Time again for a game review. My latest acquirement is Overlord 2 for the PlayStation 3. I haven't completed the game yet, but have probably seen at least two thirds of it so far.
As the name suggests you're playing an dark evil overlord, trying to conquer the world and suppress the peasants. You control your alter ego from a third person perspective. The camera is usually placed right behind you but can be freely rotated around you. But since you're an evil overlord, you'll of course let your minions do all the work for you.
Minions are fierce little creatures that can be summoned from the Netherworld at special minion gates. There are four different minion types: browns, reds, greens and blues. You start the game with the browns only.
The minions are controlled with the right stick by sweeping the whole horde of them in the directions you want. The minions are much faster then yourself and (because they are smaller) can reach areas you can't. The minion controls are the most important one and Codemasters did a great job here. Sweeping the horde is simple and elegant. Luckily you don't need to order anything else - once running, your minions will know what to do: attack enemies, wrack havoc, carry items to you or operate switches and machinery.
Of course your alter ego isn't exactly helpless himself. Except swinging his huge axe (or other weapon) he also can use magic. During the game several spells are unlocked. The most important one is available from the start though - the ability to enslave peasants. Such slaves then will follow you and automatically attack any enemies. When you enslave townspeople they will also work for you by mining for gold, farming animals or mixing cocktails for your minions (yes!).
Unfortunately I found the controls for magic beyond the basic enslave spell too complicated. All spells are executed with the square button in combination with various other buttons, but in the middle of a fight I never could manage to find the right buttons. Magic controls are the only thing that really didn't work for me. Luckily enough the game is solvable (and survivable) with out too much magic use so far.
The levels on the other hand are very good. They are sufficiently big and range from the snowy norths, over woody elven grounds and magical waste lands to the tropical city of Everlight. To get through a level you often need to combine the different skills of your minions. Not only to fight the various enemies but also to get around the landscape's hazards. It is also recommended to revisit areas when you gain new abilities (eg. minion types) as it might give you access to secret areas you couldn't reach previously. Except for one very frustrating level, the game was very well balanced so far.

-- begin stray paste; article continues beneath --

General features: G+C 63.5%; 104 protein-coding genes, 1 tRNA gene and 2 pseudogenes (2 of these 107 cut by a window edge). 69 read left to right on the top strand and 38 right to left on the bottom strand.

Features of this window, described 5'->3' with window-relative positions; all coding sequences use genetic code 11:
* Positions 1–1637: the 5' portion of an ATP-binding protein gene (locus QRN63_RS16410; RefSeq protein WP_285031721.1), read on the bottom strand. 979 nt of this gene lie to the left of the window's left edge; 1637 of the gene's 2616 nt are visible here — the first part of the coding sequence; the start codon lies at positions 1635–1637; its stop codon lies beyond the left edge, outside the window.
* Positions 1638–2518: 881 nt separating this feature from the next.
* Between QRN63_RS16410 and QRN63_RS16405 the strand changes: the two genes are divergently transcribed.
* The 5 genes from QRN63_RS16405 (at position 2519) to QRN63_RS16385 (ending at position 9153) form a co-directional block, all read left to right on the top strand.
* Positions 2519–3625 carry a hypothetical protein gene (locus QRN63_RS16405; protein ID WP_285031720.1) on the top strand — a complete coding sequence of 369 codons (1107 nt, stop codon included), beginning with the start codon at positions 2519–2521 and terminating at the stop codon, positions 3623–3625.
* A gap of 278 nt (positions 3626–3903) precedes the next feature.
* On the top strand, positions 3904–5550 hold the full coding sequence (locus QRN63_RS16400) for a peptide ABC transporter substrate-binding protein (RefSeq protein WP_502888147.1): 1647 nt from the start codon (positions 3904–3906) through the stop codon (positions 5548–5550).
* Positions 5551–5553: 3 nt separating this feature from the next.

The skills of your minions differ by color. The browns are just strong fighters with no specials, the reds are fire proof and can attack with fire bolts from the distance. Green ones are immune to poisonous gases and become invisible when gathered. From their hiding place they can launch very powerful backstabbing attacks. The blue ones finally are the only ones who can swim. They are also completely invisible while moving and can be used to run through enemy lines and enable switches.
All(?) minion classes can ride some kind of animal. Additional to strength, mounted minions gain new abilities, wolf riders can jump across abysses for example. For the arachnophobics beyond my readers: there are spiders in this game. A lot. First you have to fight them, later your green minions will ride them and gain wall climbing abilities through them.
The details put into the minions are amazing. For example all of them have names, some kind of rang based on their adventures (like elven killer or spider foe) and individual sets of armor/weaponry. The latter are picked up by them during your explorations from crates and barrels or dead enemies. Sweeping your minions over a minion item will make them pick up what they like and do a little happy dance.
Weapons and Armor for yourself on the other hand need to be forged. To do so you need various ingredients. Most importantly the smith stones which unlock new available items. Additionally to gold and crystals you also need to sacrifice minions of certain colors. To gain new minions life force aka. souls need to be harvested by killing enemies or the innocent.
Forging is done in your dark tower in the Netherworld. The dark tower is your home base where you live with your minions and your mistresses who you'll find during the game (that part might not appeal to female gamers ;)). Besides the using the forge you also extend your magical spells and the minion barracks and meet the occasional visitor in the dark tower.
Verdict: Being the bad guy for a change is great. I caught myself with destroying things just for the fun of it several times. Despite being about a dark, mean overlord the game doesn't take it self too serious. I enjoy it a lot so far and hereby recommend it .
PS: the game has a multiplayer mode as well, but I haven't even tried it, yet.